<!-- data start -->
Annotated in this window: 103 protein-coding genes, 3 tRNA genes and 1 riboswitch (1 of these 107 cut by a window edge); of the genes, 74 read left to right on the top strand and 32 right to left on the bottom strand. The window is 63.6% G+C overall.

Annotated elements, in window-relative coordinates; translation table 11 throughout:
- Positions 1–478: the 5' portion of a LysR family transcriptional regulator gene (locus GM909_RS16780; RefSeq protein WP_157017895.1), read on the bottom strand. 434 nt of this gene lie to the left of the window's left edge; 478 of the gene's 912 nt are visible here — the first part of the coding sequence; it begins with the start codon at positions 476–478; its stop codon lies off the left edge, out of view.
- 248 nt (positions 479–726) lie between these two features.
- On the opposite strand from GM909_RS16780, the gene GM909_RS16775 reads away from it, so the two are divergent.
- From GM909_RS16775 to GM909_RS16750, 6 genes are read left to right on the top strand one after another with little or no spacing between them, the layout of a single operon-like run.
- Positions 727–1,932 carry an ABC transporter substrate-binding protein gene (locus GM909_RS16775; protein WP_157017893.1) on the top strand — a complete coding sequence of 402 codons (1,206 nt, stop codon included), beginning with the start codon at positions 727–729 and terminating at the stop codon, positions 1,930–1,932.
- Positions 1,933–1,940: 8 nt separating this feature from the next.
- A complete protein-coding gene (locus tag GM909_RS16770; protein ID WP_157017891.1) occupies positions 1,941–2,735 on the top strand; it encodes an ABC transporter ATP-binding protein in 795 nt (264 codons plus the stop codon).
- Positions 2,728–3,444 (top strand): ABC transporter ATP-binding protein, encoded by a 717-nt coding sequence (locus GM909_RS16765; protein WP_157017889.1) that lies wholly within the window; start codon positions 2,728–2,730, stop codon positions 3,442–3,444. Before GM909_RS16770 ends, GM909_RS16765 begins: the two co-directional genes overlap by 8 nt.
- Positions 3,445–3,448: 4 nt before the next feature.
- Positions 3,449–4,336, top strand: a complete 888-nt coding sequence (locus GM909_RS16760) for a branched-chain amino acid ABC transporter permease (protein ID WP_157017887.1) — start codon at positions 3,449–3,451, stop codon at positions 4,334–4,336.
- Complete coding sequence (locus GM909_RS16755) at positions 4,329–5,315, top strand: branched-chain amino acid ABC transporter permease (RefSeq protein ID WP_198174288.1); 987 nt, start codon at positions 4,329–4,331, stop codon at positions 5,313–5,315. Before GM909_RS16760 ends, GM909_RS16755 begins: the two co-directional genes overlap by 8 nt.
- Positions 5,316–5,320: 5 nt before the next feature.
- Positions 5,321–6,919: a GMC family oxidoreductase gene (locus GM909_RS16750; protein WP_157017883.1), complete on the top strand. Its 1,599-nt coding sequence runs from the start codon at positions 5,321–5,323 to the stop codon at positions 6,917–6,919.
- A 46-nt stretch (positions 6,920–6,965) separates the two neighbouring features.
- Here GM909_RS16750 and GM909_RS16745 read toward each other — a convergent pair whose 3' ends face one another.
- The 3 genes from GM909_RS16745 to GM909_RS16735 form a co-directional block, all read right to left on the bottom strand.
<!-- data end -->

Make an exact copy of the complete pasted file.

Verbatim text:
Annotated in this window: 103 protein-coding genes, 3 tRNA genes and 1 riboswitch (1 of these 107 cut by a window edge); of the genes, 74 read left to right on the top strand and 32 right to left on the bottom strand. The window is 63.6% G+C overall.

Annotated elements, in window-relative coordinates; translation table 11 throughout:
- Positions 1–478: the 5' portion of a LysR family transcriptional regulator gene (locus GM909_RS16780; RefSeq protein WP_157017895.1), read on the bottom strand. 434 nt of this gene lie to the left of the window's left edge; 478 of the gene's 912 nt are visible here — the first part of the coding sequence; it begins with the start codon at positions 476–478; its stop codon lies off the left edge, out of view.
- 248 nt (positions 479–726) lie between these two features.
- On the opposite strand from GM909_RS16780, the gene GM909_RS16775 reads away from it, so the two are divergent.
- From GM909_RS16775 to GM909_RS16750, 6 genes are read left to right on the top strand one after another with little or no spacing between them, the layout of a single operon-like run.
- Positions 727–1,932 carry an ABC transporter substrate-binding protein gene (locus GM909_RS16775; protein WP_157017893.1) on the top strand — a complete coding sequence of 402 codons (1,206 nt, stop codon included), beginning with the start codon at positions 727–729 and terminating at the stop codon, positions 1,930–1,932.
- Positions 1,933–1,940: 8 nt separating this feature from the next.
- A complete protein-coding gene (locus tag GM909_RS16770; protein ID WP_157017891.1) occupies positions 1,941–2,735 on the top strand; it encodes an ABC transporter ATP-binding protein in 795 nt (264 codons plus the stop codon).
- Positions 2,728–3,444 (top strand): ABC transporter ATP-binding protein, encoded by a 717-nt coding sequence (locus GM909_RS16765; protein WP_157017889.1) that lies wholly within the window; start codon positions 2,728–2,730, stop codon positions 3,442–3,444. Before GM909_RS16770 ends, GM909_RS16765 begins: the two co-directional genes overlap by 8 nt.
- Positions 3,445–3,448: 4 nt before the next feature.
- Positions 3,449–4,336, top strand: a complete 888-nt coding sequence (locus GM909_RS16760) for a branched-chain amino acid ABC transporter permease (protein ID WP_157017887.1) — start codon at positions 3,449–3,451, stop codon at positions 4,334–4,336.
- Complete coding sequence (locus GM909_RS16755) at positions 4,329–5,315, top strand: branched-chain amino acid ABC transporter permease (RefSeq protein ID WP_198174288.1); 987 nt, start codon at positions 4,329–4,331, stop codon at positions 5,313–5,315. Before GM909_RS16760 ends, GM909_RS16755 begins: the two co-directional genes overlap by 8 nt.
- Positions 5,316–5,320: 5 nt before the next feature.
- Positions 5,321–6,919: a GMC family oxidoreductase gene (locus GM909_RS16750; protein WP_157017883.1), complete on the top strand. Its 1,599-nt coding sequence runs from the start codon at positions 5,321–5,323 to the stop codon at positions 6,917–6,919.
- A 46-nt stretch (positions 6,920–6,965) separates the two neighbouring features.
- Here GM909_RS16750 and GM909_RS16745 read toward each other — a convergent pair whose 3' ends face one another.
- The 3 genes from GM909_RS16745 to GM909_RS16735 form a co-directional block, all read right to left on the bottom strand.